The icing on the cake is that these 2-faced digital screens consume 13 times more energy than conventional backlit displays, equivalent to the energy consumption of a family over 24 hours. Not to mention the environmental impact linked to the production of these large screens (which also applies to our consumption of computers and smartphones, as this article explains: " the manufacturing phase is more energy-intensive than the phase of use of the product by consumers. It also emits more CO2, since these components are manufactured in China or Korea, whose electricity comes from coal and is therefore a major contributor to global warming". For more information, take a look at this website, which explains what goes on behind the scenes of screens and smartphones.

On this point, JC Decaux and the Mayor of Paris are showing undeniable bad faith. Their argument: the digital screens would make it possible to limit the number of motorised journeys made by the billposter who, thanks to "remote management" (i.e. management from a distance), no longer needs to travel physically to change the posters, which would limit the number of motor vehicles, of which there are 250.

Even if the reduction in travel is significant, there is still the maintenance of the digital signage, which JCDecaux itself promises will be daily and motorised, and which requires as much if not more control and cleaning than the scrolling panels. In short. Argument brushed aside.

However, town councils have plenty of other good arguments for encouraging the development of this type of digital advertising medium.

We've collected the best ones for you:

  • Jean-Michel confident: " It's part of the future" (ah yes, it's progress, there's nothing we can do about it)
  • Jean-Michel Security: " these digital media are more agile for passing on information in the event of a crisis or terrorist attack" (if not, there's Twitter)
  • Jean-Michel Nice: " this budget allows us to finance crèches" (the JCDecaux fee represents 0.3% of Paris's total budget, so there must be enough money elsewhere to finance crèches, no?)

But in reality, the Jean-Michel who wins every time is the one who says all that but is still thinking that €30 million is still nice.

Some cities, such as SaoPaolo and Grenoble, decided to ban advertising several years ago and are no worse off for it. Apart from the fact that cultural communication is reduced (often on the back of traditional advertising, on street furniture), we need to think about new responsible advertising solutions financed by the city.

ville de grenoble sans publicité avant après

before / after

The successful example of Grenoble!

In 2014, when Grenoble mayor Éric Piolle decided not to renew the city's contract with JCDecaux, the decision was far from insignificant and provoked a great deal of reaction.

The idea was to free Grenoble from advertising in order to "develop places of public expression", reduce children's exposure to aggressive advertising and plant trees! We weren't even talking about video screens at the time!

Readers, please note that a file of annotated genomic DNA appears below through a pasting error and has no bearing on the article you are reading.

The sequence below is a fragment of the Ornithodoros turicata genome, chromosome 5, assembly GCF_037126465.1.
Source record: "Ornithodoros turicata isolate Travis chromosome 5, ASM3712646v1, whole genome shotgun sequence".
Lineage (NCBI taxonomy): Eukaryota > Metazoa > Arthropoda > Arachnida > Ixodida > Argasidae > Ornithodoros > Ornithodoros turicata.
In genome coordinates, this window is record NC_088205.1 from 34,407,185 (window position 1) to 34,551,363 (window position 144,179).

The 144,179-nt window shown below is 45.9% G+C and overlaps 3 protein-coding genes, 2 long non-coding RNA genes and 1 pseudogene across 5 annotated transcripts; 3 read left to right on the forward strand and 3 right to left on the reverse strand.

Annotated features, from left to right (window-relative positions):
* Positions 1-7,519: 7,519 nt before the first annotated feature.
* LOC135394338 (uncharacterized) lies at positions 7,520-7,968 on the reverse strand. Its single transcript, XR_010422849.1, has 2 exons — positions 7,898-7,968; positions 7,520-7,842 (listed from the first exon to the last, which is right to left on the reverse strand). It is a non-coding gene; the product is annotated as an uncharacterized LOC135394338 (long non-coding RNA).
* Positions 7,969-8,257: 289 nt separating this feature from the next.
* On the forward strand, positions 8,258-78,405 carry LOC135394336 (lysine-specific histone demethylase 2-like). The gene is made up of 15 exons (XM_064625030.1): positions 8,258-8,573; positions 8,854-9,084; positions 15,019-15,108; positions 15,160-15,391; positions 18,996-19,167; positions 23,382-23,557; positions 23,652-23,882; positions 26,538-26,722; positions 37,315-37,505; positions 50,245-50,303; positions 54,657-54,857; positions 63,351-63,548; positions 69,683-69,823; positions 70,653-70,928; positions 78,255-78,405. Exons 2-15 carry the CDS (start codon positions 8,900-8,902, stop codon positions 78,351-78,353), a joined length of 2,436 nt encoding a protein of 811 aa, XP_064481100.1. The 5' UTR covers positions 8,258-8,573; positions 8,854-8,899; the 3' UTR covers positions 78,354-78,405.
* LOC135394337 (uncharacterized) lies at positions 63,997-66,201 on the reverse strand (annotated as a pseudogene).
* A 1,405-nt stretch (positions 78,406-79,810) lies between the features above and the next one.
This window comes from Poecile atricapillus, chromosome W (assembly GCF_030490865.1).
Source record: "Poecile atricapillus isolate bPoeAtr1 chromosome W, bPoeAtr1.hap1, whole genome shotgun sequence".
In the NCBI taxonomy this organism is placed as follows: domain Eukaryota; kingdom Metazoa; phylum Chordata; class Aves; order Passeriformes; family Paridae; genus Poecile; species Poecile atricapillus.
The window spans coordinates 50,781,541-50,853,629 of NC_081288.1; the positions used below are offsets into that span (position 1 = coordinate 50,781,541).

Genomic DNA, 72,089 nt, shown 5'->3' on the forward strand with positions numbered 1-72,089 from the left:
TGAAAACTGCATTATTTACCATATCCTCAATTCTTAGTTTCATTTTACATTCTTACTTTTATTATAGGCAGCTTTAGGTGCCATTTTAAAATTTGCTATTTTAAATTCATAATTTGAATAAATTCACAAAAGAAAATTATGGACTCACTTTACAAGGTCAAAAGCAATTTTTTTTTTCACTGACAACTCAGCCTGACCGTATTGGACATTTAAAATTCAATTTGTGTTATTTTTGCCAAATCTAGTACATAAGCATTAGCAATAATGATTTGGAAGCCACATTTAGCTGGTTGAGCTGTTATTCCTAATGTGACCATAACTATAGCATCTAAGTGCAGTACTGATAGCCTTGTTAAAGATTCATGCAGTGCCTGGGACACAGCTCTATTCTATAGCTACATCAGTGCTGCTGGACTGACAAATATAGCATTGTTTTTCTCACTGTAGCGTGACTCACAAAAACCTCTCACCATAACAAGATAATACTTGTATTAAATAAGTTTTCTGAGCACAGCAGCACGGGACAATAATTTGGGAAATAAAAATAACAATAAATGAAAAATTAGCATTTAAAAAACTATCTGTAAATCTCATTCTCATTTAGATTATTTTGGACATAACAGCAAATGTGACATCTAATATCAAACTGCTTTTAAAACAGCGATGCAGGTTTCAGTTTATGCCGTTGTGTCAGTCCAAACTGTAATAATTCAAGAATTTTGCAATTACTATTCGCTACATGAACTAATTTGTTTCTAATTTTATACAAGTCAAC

And the economic impact? A loss of 0.1% of the municipal budget. Suffice to say that the people of Grenoble quickly digested the tiny pill, and there are still just as many crèches!

But wasn't advertising good for business?

In reality, we know that "only multinationals" have financial access to poster campaigns. So this measure is a step in the right direction towards better protection of local businesses, by regulating the omnipresence of major groups in public spaces. In short, the Grenoble example is a success.

Dire non aux écrans publicitaires

That's why we have to say no to video advertising screens in public spaces:

Quite simply because video advertising screens...

...are in excess. On average, we receive between 1,200 and 2,200 advertising messages a day.

...they consume an incredible amount of energy. The equivalent of a 4-person household!

...turn us into guinea pigs. Their cameras capture our gaze (in both senses of the word) and analyse our movements.

...dumbing us down, and our children too. They influence our tastes, our needs...

...convey every possible cliché. Sexist representations, social stereotypes...

...are a source of visual and light pollution.

...glorify the consumer society.

...harm small retailers.

...generate almost no revenue for the city.

In a nutshell... We absolutely have to say no!

So what are we doing

to change all this?

As we have seen, cities must vote on their " local advertising regulations " before 2020. That's why, since January, almost all French cities have been in the public consultation phase. Citizens are having their say to change things. Well, in theory. And that's where you come in!

In Lyon, the Plein La Vue collective is offering a one-click anti-digital advertising letter generator that you can send to David Kimelfeld, President of the Metropole. They are also offering a petition to sign, with over 11,000 participants to date.

Lyon has already signed a contract with JCDecaux for the installation of 5,000 bicycles, including 2,500 electric bicycles, by 2020 AND connected screens on street furniture. The city of Lyon's decision already seems to be a foregone conclusion, and we wonder what purpose this public consultation phase will serve...

In Paris, this public consultation phase ends on 2 May! Between now and then, you can get involved locally by visiting and signing petitions or taking part in various demonstrations.

And in the rest of France? It's difficult to collect information and petitions from every town in France. But if you know of any action in your town or city, leave us a comment and we will add to our article!

Finally, in any case, we invite you to share and disseminate the information as widely as possible, to prevent our public spaces from becoming nothing more than public-itary spaces by 2020!


Our sources :



Ad-free city

Actions in the city

publicity mischief

Finally, there's always screen hacking: